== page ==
Everyone knows that if you work at the desk whole day, you are likely to suffer from neck pain.In the last 7 months when we have been in lockdown mode, with the “work-from-home” orders, most of the calls I got from patients were with complaints of neck-and-shoulder pain, as they were working long hours; sitting in uncomfortable positions on beds, sofas, and dining chairs. To make matters worse, as you all know, the emotional stress has been high too! Most people suffered neck pain, specifically pain in the trapezius muscle.
Buying the correct chair, table, and all the right gear to make your working posture ergonomically sound, is part of the solution to this occupational challenge. But I want to talk to you about another matter today.
Even with the best, and most appropriate furniture, you are still likely to develop neck pain if you work at a desk for long hours each day, especially under stressful, or demanding conditions.
Our natural, and most desirable posture is with the head placed directly over the torso in such a way that the ears and the shoulders are kind of aligned. This way, the large Trapezius muscle at the back of our neck, is relaxed. But, when we are engrossed in reading, writing, or we are concentrating on a laptop, we ALWAYS LEAN IN, moving our head ahead, and our ears ahead of the shoulder line.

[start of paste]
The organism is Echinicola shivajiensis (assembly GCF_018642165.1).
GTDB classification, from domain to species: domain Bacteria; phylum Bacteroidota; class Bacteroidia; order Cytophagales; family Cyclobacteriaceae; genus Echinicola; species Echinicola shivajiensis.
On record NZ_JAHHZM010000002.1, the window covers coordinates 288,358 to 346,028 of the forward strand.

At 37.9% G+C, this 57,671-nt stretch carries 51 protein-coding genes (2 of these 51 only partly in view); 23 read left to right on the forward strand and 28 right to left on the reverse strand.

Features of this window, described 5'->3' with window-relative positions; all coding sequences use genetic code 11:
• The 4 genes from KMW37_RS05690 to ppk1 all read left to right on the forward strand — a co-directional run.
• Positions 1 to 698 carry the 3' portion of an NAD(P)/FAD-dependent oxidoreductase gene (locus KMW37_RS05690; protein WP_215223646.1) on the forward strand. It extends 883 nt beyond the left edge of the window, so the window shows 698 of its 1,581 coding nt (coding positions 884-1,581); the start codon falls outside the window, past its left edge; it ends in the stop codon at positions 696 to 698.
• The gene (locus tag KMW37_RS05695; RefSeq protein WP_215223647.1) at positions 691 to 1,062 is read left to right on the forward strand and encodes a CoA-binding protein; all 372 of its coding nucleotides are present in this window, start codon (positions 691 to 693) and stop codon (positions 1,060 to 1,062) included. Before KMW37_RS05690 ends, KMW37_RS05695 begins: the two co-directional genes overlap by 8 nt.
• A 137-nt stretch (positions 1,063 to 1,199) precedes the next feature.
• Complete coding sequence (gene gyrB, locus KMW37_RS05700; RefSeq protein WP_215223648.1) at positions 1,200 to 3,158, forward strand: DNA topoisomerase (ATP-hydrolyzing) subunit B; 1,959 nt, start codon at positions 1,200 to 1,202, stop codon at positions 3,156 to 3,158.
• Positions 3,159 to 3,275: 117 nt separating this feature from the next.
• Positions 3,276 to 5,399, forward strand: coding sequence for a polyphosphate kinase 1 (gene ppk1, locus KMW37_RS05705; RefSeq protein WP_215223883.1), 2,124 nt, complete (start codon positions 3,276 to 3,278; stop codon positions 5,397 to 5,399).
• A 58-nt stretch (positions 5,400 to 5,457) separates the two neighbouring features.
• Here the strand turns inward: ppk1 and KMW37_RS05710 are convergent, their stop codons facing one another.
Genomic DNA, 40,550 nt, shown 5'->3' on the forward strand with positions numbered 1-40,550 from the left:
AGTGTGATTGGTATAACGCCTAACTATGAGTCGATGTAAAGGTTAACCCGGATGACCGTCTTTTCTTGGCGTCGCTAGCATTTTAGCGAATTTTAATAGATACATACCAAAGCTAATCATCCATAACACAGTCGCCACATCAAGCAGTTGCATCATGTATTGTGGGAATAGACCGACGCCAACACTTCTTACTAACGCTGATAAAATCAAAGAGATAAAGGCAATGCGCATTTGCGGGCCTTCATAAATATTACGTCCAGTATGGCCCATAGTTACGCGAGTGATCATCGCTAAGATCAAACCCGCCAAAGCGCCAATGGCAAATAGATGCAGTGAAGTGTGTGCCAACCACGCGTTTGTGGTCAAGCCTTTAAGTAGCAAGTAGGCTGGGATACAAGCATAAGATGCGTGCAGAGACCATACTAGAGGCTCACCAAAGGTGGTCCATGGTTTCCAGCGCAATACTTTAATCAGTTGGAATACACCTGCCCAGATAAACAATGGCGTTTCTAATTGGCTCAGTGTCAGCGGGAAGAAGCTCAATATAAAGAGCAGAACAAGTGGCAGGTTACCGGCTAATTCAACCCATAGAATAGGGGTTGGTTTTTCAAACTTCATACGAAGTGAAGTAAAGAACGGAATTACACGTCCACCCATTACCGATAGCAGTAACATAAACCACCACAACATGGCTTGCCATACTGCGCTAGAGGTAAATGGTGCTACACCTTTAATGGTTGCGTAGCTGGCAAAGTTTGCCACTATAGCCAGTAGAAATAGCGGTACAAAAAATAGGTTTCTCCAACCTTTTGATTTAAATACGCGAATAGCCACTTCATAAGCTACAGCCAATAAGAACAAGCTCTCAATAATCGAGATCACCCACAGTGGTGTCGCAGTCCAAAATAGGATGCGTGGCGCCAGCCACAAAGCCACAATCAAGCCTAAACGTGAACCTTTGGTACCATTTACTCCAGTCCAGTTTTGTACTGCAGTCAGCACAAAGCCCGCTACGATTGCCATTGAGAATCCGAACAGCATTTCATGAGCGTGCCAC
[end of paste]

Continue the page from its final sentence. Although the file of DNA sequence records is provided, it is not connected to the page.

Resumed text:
You can do just some relaxed reading, or regular scrolling, while sitting in the correct posture, but the minute some urgent, last-minute work deadline comes up, you will unconsciously shift that head forward and lean in!
This is how we are ALL genetically programmed to perform well. Our brain engages best with the task at hand if we lean into our work. If you want to perform well, or meet a deadline, this is also something you will want to do.
The minute your head moves forward, the relaxed Trapezius muscle must contract, and maintain that contraction for as long as you continue working, so that you can keep your head in this position till you finish that work. Mental stress also leads to a slight hunching of our shoulders, leading to more Trapezius contraction. We know that a work deadline, and mental stress often go hand in hand. Now, imagine if you must work at this intense level for eight hours a day: A tightly contracted Trapezius for eight straight hours is definitely going to generate pain.
So, getting yourself the right gear is very important, but it is not enough. It is also very important to get up and move, or just interrupt your intense concentration often through your long day. Keeping the Trapezius muscle in a state of constant static contraction for very long hours, is terrible for the long-term health of your cervical spine, shoulders, and low back.
So, pause, take a small break, do some stretches, walk around, chat with your colleagues or family (in person, not on the phone), and then get back to work. Do this several times a day.